Bolton knows of ‘relevant meetings’ on Ukraine that lawmakers don’t know about, his lawyer says


November 09, 2019


Bolton did not show up for a Thursday deposition because he wants a judge to determine whether he should testify in defiance of the White House.

CAROLYN KASTER – ASSOCIATED PRESS | John Bolton did not show up for a deposition scheduled Thursday because, his lawyer said, he wants a judge to determine whether he or his former deputy should testify in defiance of the White House.


By Peter Baker | New York Times


ATLANTA – John Bolton, President Donald Trump’s former national security adviser, has knowledge of “many relevant meetings and conversations” connected to the Ukraine pressure campaign that House impeachment investigators do not yet know about, his lawyer told lawmakers Friday.

The lawyer, Charles J. Cooper, made that tantalizing point in a letter to the chief House lawyer in response to House committee chairmen who have sought Bolton’s testimony in their impeachment proceedings but expressed unwillingness to go to court to get an order compelling it.

Cooper did not elaborate on what meetings and conversations he was referring to, leaving it to House Democrats to guess at what he might know.

Bolton did not show up for a deposition scheduled Thursday because, his lawyer said, he wants a judge to determine whether he or his former deputy, Charles Kupperman, should testify in defiance of the White House. In effect, Bolton and Kupperman are asking for a court ruling on competing demands by the executive branch, which does not want them to testify, and the legislative branch, which does.

The House chairmen have withdrawn a subpoena for Kupperman and indicated they would not seek one for Bolton because they said they did not want to get dragged into lengthy court proceedings. Instead, Democrats have suggested that they may cite the refusal to testify by Bolton and Kupperman as evidence of obstruction of Congress by the president, which could form its own article of impeachment.

In representing Bolton and Kupperman, Cooper denied that they were trying to delay proceedings and insisted that their legal position was not coordinated with the White House. Cooper argued that if the House was serious about an inquiry, then Bolton would be a logical person to question.

Bolton “was personally involved in many of the events, meetings, and conversations about which you have already received testimony, as well as many relevant meetings and conversations that have not yet been discussed in the testimonies thus far,” Cooper wrote in the letter.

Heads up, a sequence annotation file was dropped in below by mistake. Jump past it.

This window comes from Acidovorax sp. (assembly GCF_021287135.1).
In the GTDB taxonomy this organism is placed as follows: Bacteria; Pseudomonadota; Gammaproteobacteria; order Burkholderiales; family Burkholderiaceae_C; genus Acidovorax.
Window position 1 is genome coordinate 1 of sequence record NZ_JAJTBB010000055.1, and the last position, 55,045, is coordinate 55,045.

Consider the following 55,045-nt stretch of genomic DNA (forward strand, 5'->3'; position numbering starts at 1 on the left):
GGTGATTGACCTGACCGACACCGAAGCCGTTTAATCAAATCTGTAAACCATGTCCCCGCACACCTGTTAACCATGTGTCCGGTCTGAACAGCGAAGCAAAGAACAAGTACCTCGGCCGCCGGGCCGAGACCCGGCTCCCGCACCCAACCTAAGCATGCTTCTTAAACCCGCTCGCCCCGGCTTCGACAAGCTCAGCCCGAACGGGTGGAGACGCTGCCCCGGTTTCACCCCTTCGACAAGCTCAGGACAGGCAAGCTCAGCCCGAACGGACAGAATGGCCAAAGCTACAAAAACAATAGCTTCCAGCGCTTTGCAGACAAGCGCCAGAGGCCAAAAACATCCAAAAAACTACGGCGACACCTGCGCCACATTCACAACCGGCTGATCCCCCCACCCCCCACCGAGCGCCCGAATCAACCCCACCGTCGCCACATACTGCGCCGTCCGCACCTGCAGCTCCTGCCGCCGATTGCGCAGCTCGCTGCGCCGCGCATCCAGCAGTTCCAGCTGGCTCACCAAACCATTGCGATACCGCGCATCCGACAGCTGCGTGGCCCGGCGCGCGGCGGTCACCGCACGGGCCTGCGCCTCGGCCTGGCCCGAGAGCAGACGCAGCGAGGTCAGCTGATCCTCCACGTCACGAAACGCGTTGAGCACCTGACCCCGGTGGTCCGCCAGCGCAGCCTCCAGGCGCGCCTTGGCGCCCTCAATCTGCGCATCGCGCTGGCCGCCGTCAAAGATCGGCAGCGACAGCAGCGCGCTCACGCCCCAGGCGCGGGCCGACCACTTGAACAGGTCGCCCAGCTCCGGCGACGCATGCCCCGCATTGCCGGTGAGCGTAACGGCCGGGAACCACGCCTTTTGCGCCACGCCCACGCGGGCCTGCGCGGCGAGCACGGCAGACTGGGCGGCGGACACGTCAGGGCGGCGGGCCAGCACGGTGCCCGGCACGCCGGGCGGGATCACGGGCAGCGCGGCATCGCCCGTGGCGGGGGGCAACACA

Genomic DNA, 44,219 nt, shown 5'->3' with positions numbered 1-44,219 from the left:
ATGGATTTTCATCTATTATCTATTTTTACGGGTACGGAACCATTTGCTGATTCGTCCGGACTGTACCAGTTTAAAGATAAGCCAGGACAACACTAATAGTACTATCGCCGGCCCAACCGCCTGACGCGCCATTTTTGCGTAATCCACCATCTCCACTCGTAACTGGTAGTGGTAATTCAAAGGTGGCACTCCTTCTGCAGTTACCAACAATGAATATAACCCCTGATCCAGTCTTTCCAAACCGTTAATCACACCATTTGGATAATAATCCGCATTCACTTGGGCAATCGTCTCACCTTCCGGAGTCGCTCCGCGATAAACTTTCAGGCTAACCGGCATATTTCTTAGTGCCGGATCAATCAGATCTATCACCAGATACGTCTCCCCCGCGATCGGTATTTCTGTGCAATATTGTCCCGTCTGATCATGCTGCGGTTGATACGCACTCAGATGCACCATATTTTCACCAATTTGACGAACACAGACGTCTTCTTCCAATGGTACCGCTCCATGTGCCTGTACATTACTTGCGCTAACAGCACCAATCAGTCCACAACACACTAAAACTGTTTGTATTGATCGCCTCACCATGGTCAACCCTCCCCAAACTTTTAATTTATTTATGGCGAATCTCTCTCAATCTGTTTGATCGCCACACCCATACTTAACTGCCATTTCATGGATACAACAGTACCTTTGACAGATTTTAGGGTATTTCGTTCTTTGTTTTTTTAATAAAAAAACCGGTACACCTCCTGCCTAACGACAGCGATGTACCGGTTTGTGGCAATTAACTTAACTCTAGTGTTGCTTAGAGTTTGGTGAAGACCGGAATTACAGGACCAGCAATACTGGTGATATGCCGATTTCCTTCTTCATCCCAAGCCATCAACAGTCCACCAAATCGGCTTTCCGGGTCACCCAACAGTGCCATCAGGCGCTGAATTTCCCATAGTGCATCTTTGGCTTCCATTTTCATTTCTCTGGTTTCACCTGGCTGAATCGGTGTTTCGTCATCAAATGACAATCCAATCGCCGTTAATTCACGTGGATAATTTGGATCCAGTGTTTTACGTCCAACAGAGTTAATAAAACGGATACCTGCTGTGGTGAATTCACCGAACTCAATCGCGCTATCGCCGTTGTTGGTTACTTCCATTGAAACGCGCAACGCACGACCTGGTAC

Many witnesses who have testified so far have placed Bolton at the center of key events, describing him as exasperated by the efforts by people around the president — led by his personal lawyer Rudy Giuliani — to pressure Ukraine to investigate Democrats. He said he wanted nothing to do with the “drug deal,” as he put it, that other presidential advisers were orchestrating and called Giuliani a “hand grenade who’s going to blow everybody up.”

He also directed aides to report their dealings with Gordon Sondland, the ambassador to the European Union who was involved in the pressure campaign, to a White House lawyer. And he objected to Trump’s decision to suspend $391 million in security aid to Ukraine and the decision to call President Volodymyr Zelensky of Ukraine on July 25.

During that call, Trump asked Zelensky to “do us a favor” and investigate Ukrainian connections to Democrats in 2016 and former Vice President Joe Biden and his son Hunter Biden.

Unlike most of those who have testified so far, though, Bolton would bring knowledge of what the president himself said about the matter. Most of the witnesses have described what people around the president said, but few recounted any direct conversations with Trump. As his national security adviser who saw him daily, Bolton presumably could take investigators into the Oval Office as none of their witnesses have.

House Democrats have argued that ongoing court proceedings to compel Don McGahn, the president’s former White House counsel, to testify on other matters should guide Bolton and Kupperman. But Cooper said any final judgment on McGahn would still not answer the question about whether his clients should testify because they would be asked about national security matters in a way that McGahn would not be.

Cooper cited the House Judiciary Committee’s own brief in the McGahn case, which made the point that the panels’ interest in the former White House counsel “did not involve the sensitive topics of national security or foreign affairs.”

“Here, unlike McGahn, information concerning national security and foreign affairs is at the heart of the committees’ impeachment inquiry, and it is difficult to imagine any question that the committees might put to” Kupperman or Bolton “that would not implicate these sensitive areas,” Cooper wrote.

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